The first motorised taxis were introduced into Sydney in 1906 and the other states soon followed. Not only did we adopt the motorised cab, but in 1924 PW Tewkesbury formed Yellow Cabs of Australasia bought the franchise for Australia and imported 100 yellow cabs which arrived in Melbourne soon after.
The Melbourne Herald was suitably impressed and said:
“The trim yellow vehicles challenged the eye in the street today. Driven by men wearing smart brown uniforms, the cabs glistening in their brand new coats of paint, made a vivid picture against the drab background of the city.”
In 1925 they spread to the other capital cities and indeed still are quite prevalent throughout Queensland and Melbourne.
Renault featured in the early days of motorised taxis and took the place of the hansom cabs, the target market being gentlemen of distinction. It wasn’t until the 1920s and 30s that the American and British makes took over with makes as wide ranging as Rugby and Hupmobile plying the streets of Australia as taxis.
In May 2014, Melbourne held an exhibition dedicated the the taxi in the city titled “Hello Yellow”. As usual there is some debate as to which city introduced the first motorised taxi, Melbourne claiming they were the first in 1909. It did exhibit what an egalitarian industry; with women driving cabs as early as 1918. The first female taxi driver in Melbourne is reputed to be Christian Jolly Smith, a full time solicitor who drove taxis in her down time!
In the early taxi days, it was the drivers that calculated the fares and it was the advent of meters that truly brought trust to an industry that has carried so many passengers over the years. At first it was only possible to hail a taxi and they employed signs stating “for hire”. Later the bigger taxi companies added telephones in steel boxes at central city cab ranks as well as some suburban ones.
The advent of centralised radio bookings allowed the public easier access to taxis wherever they were. The first form of car to car communication revolutionised the industry and it wasn’t until the advent of in-car terminals that this form of booking and communication was surpassed.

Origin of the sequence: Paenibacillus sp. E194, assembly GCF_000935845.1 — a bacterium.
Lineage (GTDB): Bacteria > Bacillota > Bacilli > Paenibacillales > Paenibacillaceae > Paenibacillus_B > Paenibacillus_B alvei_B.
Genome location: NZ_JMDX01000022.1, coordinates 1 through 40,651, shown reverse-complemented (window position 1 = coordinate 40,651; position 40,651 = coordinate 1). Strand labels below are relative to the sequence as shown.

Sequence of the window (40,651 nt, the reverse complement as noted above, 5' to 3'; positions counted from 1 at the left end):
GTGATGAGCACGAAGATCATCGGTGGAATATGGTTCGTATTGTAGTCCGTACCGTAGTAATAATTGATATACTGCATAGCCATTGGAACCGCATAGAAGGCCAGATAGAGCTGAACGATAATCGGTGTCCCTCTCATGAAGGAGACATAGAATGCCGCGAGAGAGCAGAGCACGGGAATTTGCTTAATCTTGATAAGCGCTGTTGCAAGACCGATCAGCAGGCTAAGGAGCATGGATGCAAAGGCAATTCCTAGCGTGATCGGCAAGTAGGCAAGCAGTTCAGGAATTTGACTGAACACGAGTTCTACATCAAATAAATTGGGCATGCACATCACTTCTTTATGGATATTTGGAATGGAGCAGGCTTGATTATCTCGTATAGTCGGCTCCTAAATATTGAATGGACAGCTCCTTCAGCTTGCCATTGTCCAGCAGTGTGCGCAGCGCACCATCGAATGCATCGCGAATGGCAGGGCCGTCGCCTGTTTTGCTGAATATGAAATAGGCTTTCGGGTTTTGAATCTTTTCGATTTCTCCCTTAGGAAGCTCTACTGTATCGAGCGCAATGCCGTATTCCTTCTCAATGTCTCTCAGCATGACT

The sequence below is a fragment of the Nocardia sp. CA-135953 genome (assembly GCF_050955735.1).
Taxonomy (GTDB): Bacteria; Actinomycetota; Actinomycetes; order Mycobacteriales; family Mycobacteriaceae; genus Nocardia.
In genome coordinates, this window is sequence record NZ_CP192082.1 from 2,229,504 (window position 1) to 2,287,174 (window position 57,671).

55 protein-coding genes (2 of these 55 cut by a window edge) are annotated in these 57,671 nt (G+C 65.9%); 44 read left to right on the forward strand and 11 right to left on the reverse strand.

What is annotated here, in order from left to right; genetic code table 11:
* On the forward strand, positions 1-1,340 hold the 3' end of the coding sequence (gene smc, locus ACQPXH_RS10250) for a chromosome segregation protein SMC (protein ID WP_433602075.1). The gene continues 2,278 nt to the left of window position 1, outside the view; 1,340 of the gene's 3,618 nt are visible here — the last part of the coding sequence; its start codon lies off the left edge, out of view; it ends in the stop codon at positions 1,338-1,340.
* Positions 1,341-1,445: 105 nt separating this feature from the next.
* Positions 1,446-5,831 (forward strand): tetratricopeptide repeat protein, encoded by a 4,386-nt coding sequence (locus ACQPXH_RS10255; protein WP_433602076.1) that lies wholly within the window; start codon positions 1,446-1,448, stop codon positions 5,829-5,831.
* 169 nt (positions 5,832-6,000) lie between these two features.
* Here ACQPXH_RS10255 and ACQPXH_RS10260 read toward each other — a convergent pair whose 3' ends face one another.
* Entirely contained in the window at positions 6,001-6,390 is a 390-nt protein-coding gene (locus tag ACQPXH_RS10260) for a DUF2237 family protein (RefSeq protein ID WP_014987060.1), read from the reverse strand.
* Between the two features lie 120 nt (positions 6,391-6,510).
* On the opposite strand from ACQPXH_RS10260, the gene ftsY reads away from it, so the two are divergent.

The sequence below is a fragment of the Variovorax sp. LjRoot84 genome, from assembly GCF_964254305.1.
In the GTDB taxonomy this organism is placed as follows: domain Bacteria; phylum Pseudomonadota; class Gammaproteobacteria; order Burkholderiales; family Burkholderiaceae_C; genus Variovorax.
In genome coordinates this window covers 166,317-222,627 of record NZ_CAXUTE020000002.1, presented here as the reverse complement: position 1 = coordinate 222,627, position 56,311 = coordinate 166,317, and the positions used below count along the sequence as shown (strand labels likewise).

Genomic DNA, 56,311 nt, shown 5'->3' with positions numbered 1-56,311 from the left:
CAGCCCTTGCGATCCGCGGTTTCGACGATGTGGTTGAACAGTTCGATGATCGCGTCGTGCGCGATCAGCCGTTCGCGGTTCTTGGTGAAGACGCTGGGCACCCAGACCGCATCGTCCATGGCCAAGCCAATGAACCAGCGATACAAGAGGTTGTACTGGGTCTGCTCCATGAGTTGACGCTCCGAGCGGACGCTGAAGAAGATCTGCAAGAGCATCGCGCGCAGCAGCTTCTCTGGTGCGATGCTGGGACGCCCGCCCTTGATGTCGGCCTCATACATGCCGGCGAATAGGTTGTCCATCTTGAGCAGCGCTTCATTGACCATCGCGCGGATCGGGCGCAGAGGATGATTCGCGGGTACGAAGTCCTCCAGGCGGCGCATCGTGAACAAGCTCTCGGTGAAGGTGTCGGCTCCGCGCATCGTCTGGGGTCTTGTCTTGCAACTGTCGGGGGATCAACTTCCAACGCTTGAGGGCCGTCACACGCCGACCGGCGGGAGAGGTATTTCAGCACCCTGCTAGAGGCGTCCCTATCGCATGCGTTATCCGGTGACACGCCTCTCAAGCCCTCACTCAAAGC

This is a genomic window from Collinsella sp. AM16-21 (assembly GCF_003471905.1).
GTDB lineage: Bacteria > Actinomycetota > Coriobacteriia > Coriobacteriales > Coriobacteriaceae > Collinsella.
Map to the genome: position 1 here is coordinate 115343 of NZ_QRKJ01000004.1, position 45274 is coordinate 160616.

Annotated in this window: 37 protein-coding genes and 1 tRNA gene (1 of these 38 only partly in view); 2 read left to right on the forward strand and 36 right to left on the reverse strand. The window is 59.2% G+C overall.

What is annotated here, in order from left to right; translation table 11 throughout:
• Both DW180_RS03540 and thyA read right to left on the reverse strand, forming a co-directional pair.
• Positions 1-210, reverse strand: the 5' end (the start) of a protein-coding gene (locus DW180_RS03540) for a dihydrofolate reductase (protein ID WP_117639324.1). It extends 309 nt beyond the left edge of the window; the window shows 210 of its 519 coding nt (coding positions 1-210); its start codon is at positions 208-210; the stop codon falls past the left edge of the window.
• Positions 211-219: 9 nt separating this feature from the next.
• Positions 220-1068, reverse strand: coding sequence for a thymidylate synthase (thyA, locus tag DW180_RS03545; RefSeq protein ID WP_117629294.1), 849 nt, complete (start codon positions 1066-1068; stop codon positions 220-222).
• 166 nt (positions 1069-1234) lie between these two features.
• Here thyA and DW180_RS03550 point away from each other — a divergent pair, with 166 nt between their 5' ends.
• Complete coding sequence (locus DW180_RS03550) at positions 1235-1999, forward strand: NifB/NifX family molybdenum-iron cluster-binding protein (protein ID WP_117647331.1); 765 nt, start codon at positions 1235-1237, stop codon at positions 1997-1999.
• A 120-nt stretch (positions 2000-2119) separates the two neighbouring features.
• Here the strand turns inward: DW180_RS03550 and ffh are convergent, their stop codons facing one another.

Technological disruption has occurred across many industries throughout the late 20th century and early 21st century. It was the advent of the mobile phone that really shook up the taxi industry. The agility of the platform allowed other unregulated and unlicensed players to enter the P2P transport industry and cause the taxi industry a large amount of heartache.
Ride sharing has become part of the Australian transport landscape but even though it has taken some of the business it has not replaced the taxi. People trust the taxi driver to get them where they are going and know that they are licensed and sufficiently insured.
You can always hail a cab by the side of any busy city street, or make a booking via phone, but it was the disconnect with current technical solutions that really hurt the taxi industry.
There have been a few taxi app contenders in Australia but very few have had access to the network that Rydo does. With a soft launch of mid November 2016 and full scale launch in late January 2017, Rydo will give users access to over 15,000 professional taxi and hire car drivers.
Rydo differs from the unregulated drivers in that their drivers are all licensed and have undertaken state prescribed training. You can pre-book with Rydo, a day or week ahead, and unlike other P2P transport apps they don’t charge you more because they are busy, they don’t need to get more drivers on the road they are already there.